Out to Launch

Diet Coke launched two TV spots promoting its support of healthy heart programs. A great cause to draw awareness to, but soda isn't something I think of when "heart-healthy" comes to mind. A stick figure stands next to a deflated heart in "Fit." The figure does crunches and push-ups until the heart is reinflated. Watch it here. The stick figure must scale to the top of a heart in "Summit." With help from a ladder, success is imminent. See it here. The ads launched last week during "American Idol." Wieden+Kennedy Portlandcreated the ads, produced by Blacklist New York.

"You're not you when you're hungry," according to an ad for Snickers that debuted in the Super Bowl. You're more of a "Golden Girl" or detective from "Barney Miller." Betty White and Abe Vigoda get tackled in "Game," where a spirited game of football is underway. Betty White gets tackled and her potty mouth takes center stage in a huddle. "Mike, you're playing like Betty White out there," says a teammate. "That's not what your girlfriend said," quips White. Once Betty eats a Snickers, she morphs into a young, athletic man. The spot closes with Abe Vigoda getting tackled. Watch the ad here, created by BBDO New York.



If only commuting to work was this fun. Barclaycard launched "Rollercoaster," promoting its contactless technology that enables cardholders to pay for low-valued purchases with a simple card scan. A man pushes the elevator button in his building and a rollercoaster appears. Nice ride. Viewers listen to Boston's "More than a feeling," while the man rides up and down the rollercoaster, bypassing straphangers, rattling apartment furniture and peeping at a woman shaving her legs in the bathtub. The rollercoaster pulls up to our character's favorite breakfast spot, where his meal awaits. His Barclaycard is scanned and he's moving again, and dropped off at his high-rise office, complete with windswept hairdo. The ad launched two weeks ago in London. See it here. BBH London created the ad and The Mill New York provided visual effects.

Skittles wants viewers to "harvest the rainbow." Who cares if the "plant" that provides said harvest grows from your son's abdomen. "Mom, do you think after the Skittles harvest, we can call the specialist," asks a teenage son with a Skittles-tree protruding from his stomach. "And I thought we were done with all that silly dreamer talk," responds the mother, after Douglas expresses his dreams of attending college. The spot ends with Mom tickling Douglas, resulting in a Skittles rainstorm that makes Mama proud. Watch the ad here, created by TBWA/Chiat/Day New York.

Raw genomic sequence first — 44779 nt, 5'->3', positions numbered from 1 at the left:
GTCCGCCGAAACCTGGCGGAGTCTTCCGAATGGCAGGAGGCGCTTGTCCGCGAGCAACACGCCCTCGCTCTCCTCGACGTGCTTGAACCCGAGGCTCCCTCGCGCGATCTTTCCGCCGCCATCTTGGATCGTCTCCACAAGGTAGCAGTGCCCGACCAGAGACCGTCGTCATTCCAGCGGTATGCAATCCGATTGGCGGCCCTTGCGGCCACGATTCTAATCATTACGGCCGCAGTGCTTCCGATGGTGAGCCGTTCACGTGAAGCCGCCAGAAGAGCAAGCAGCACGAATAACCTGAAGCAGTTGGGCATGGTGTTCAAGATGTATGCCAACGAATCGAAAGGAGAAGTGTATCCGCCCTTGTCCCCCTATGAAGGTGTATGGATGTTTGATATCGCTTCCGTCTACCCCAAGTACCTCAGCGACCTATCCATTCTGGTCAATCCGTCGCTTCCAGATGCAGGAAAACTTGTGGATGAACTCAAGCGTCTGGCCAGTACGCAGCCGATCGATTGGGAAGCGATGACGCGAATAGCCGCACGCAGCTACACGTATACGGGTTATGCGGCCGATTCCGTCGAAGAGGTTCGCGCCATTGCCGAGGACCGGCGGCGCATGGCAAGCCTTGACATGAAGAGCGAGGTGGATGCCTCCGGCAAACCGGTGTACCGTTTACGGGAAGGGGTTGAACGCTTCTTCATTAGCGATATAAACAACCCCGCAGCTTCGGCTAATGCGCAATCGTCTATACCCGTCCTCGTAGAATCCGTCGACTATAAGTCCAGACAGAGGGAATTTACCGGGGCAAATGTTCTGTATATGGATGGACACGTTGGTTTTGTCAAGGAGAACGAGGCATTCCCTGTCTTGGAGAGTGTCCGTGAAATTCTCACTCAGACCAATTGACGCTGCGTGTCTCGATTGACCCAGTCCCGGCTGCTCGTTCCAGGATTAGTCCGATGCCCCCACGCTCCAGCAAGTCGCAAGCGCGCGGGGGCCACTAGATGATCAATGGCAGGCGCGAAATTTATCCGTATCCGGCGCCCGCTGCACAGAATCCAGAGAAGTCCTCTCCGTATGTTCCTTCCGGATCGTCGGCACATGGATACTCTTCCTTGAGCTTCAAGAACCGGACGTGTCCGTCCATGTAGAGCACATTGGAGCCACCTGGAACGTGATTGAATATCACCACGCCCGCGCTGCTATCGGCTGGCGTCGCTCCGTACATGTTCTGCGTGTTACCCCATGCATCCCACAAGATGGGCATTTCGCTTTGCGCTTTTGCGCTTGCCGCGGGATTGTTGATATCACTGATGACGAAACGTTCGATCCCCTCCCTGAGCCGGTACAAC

Before the fiddling beaver, introduced viewers to a burnt-out Boogeyman unable to effectively do his job. The children were better at scaring him than vice versa. One child beats Boogeyman with a baseball bat, the police find him snooping outside a bedroom window and a family dog even sniffs him out. Rather than scare a kid sleeping in the next room, Boogeyman uses the kid's Wi-Fi to search for a new career. Boogeyman is good with numbers and winds up with a desk job as a CPA. See the ad here, created by BBDO New York.

Red Tettemer wants to Sext you up. The agency has been matchmaking single admen and women every Valentine's Day with its iMate online dating site. This year, the game's changed and getting with the times. It's time to Sext. Check out the agency's Web site and choose a male or female companion. The site reads as follows: "Her - Nimble fingers and a whole lot more: 267-271-5566. Him - Sextastic and beautifully bilingual: 267-271-5550." Good luck!

Gold Bond Ultimate wants to simultaneously promote its hand sanitizer moisturizer while freaking out germaphobes. It's a win-win! The Ultimate Hand Scanner is a Web site that allows friends to prank the germaphobe (or slob) in their lives. Once the name of the hypochondriac is added, the prankster gets to answer a handful (pun intended!) of questions about them, like: Where are the person's regular haunts? What type of beauty products do they use? Who are they attracted to? The person is then sent an email prompting them to place their hand to their computer screen for analysis. The answers provided by the prankster are used against the germaphobe. Walrus created the site.

Pedigree launched an amusing TV spot called "Doggy Dentures" to promote Dentastix, a dog treat that reduces a dog's tartar buildup. The ad stars adorable dogs that look sad, almost, as a voiceover explains most dogs have gum disease, often caused by tartar buildup. The voiceover offers an unusual solution: doggy dentures. The sad, downtrodden dogs now sport pearly white creeptastic adult teeth. After flashing some faux pearly whites, a dog snacks on Dentastix, the easier way to keep tartar buildup at bay. Watch the ad here, created by TBWA/Chiat/Day.

Random iPhone App of the week: Lancome launched an app promoting its Declaring Indigo make-up collection by Aaron de Mey. A touchpad lets users try original colors and different combinations from the new collection, a tribute to Parisian irreverence. Users can create custom looks on their iPhones then save and send them by email. Phonevalley designed the app, created by Digitas and free in the App Store.

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